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Rob Gardner is the Director of Investment Management for St. James’s Place Wealth Management, a FTSE 100 company with nearly 750,000 clients across the UK.

Rob has dedicated much of his career instilling financial education in young people, specifically since he became a father. In 2012, Rob founded RedSTART, which aims to improve the financial literacy of young people, aspiring to educate one million young people to budget, save, invest and give back.

Teaching young people how money works and how to make it work for them; transforming financial futures from hoping for the best to knowing what to do. To help with this, he has written a children’s book called Save Your Acorns and created a card game called Silly Monkeys based on the book as a means of building financial literacy in the next generation of UK savers. Rob also chairs the Children’s Financial Education Policy Council in the UK.

Below he shares his tips in how best to teach children about money!

 

Top tips on teaching financial education to children

Financial education is one of the most important lessons to teach children and the current climate provides an excellent opportunity to start the conversation.. I am passionate that all young people should have access to financial education, taught by both parents and teachers, and believe that it is an excellent opportunity to set the foundations for actions that will last long into the future.  

Therefore, I have put together a list of top tips and advice for parents who are looking to educate young people about finance and make them aware of the advantages of budgeting, saving, investing and giving back. This is a life skill that, I believe, needs to be taught early on in order for them to know what to do, how money works and ultimately how to plan their financial future.

 

1. Start investing early

Taking small steps by investing little and often from an early age can make a dramatic difference to a young person’s future,  giving them a head start towards financial security. For example, investing £5 a day, into a pension,up to the age of 10 can lead to a £1m plus investment by the age of 65*, taking compound interest into account. Or, a smaller amount of 50p a day could return £100,000 over the same period. The important thing is to start investing as soon as you can so that your money has plenty of time to grow. 

*(based on 7% long term return).

 

2. Make learning fun

It’s a stressful time for parents, many of whom are juggling home-schooling – often for the first time – with work and managing the household. However, there are a number of fun, quick and simple ways to start teaching children about money.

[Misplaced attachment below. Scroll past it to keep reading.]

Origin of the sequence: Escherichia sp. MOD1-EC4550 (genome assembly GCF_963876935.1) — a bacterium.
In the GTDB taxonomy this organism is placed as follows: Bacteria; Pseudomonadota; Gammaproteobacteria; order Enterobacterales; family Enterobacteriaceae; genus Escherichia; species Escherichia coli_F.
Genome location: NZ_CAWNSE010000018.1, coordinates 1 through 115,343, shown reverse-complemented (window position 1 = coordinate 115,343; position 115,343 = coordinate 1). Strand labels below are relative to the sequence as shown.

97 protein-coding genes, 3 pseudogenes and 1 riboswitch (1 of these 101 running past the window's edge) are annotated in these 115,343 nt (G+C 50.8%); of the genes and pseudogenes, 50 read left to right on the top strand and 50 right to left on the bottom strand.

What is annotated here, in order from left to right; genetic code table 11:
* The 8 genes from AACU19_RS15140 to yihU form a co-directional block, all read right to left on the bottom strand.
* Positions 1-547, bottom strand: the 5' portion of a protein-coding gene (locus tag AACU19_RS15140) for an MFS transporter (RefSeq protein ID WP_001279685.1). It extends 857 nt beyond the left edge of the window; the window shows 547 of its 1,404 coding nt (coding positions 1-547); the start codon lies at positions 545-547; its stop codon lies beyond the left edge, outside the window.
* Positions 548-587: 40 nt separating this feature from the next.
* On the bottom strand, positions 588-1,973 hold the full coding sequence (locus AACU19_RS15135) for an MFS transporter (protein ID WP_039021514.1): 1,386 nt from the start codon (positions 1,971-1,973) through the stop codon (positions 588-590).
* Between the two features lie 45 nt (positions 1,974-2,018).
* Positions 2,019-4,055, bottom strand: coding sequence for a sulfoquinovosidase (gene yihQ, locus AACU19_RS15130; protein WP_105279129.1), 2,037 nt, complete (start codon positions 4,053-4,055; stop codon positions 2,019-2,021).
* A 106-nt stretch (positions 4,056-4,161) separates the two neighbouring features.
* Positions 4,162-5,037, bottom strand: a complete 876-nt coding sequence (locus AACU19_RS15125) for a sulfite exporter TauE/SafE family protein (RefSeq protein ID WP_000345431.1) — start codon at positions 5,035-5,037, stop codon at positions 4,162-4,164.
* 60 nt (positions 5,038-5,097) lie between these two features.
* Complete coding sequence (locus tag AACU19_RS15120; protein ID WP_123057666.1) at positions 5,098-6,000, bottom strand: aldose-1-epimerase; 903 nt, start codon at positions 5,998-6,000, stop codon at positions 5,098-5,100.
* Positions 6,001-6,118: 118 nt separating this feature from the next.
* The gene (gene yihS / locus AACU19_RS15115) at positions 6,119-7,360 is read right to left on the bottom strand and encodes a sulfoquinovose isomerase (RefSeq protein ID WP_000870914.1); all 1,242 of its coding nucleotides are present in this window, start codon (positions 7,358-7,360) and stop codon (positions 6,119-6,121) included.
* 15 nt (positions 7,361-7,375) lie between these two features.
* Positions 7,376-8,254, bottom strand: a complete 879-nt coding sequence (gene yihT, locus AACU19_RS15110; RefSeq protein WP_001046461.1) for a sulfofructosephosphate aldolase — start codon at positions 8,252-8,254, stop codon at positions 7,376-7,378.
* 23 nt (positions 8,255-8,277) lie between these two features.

Virtual games-based lessons are often free and can include everything from budgeting and saving, to risk and reward, the basics of investing and how interest works. These programmes can help young people be better equipped to make smart financial decisions when they are older.

 

3. Lead by example

Ensuring people have the ability to plan, grow and protect their financial future and achieve financial wellbeing in a world worth living in is so important. It is equally as important to be able to share and teach these skills to our children, so they can grow up with a sense of confidence towards money and know how to make informed decisions throughout their lifetime.

Educating young people about the advantages of budgeting, saving, investing and giving back is a life skill that needs to be taught early on. In doing so, we can all take a moment to consider whether we are leading by example with our own finances and, if not, see where the opportunities are to make adjustments. 

 

4. Increased emotional and financial support

It’s likely that your children will need extra support during these unprecedented times, whether they are young and home from school, or older and back from university. Thinking about money as a family is a great place to start and has the added benefit of introducing younger generations to financial planning. The impact of coronavirus can prompt us to teach young people important life skills such as how to adapt to current circumstances and avoid financial strain, while still saving for the future.

 

5. Set a goal

Whether it’s buying a first home, paying for further education or travelling the world, setting a goal and putting money away to save for this early on in life can make it achievable. The longer the investment has, the greater the benefit will be from year-on-year compound growth of reinvested returns. For example, investing £200 a month into an ISA for five years can grow to over £13,000*. 

* Assumes an annual growth rate of 5% net of charges.

 

It is hugely empowering to take control of the elements of your life that you are able to, particularly at the moment,, and teaching tomorrow’s generation the correct behaviours now when it comes to money can help to set them up for the years ahead and a life of financial wellbeing.

 

Photo taken from a campaign for Revolut.

financial education

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